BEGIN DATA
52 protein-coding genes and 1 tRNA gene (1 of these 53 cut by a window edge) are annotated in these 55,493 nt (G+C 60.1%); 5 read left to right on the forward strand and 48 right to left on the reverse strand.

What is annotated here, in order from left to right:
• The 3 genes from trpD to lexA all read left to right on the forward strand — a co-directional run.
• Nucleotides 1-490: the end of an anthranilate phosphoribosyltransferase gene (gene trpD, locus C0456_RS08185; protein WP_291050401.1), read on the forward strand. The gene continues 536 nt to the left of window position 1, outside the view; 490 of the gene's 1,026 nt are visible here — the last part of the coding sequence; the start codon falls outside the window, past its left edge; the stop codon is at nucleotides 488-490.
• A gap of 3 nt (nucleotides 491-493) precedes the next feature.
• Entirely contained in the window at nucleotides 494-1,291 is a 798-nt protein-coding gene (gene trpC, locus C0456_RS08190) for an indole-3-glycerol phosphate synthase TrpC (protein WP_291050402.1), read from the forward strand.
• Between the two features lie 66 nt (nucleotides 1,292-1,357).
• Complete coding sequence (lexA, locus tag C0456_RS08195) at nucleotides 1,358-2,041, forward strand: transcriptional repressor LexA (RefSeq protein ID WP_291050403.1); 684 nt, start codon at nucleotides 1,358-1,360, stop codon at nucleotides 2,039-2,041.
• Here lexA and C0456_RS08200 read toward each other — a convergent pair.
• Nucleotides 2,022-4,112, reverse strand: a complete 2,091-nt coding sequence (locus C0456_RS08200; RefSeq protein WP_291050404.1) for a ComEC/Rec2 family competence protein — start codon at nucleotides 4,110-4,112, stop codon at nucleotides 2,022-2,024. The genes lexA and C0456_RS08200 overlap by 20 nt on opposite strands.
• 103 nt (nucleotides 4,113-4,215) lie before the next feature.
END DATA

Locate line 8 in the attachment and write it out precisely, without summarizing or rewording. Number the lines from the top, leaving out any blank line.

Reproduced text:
• Complete coding sequence (lexA, locus tag C0456_RS08195) at nucleotides 1,358-2,041, forward strand: transcriptional repressor LexA (RefSeq protein ID WP_291050403.1); 684 nt, start codon at nucleotides 1,358-1,360, stop codon at nucleotides 2,039-2,041.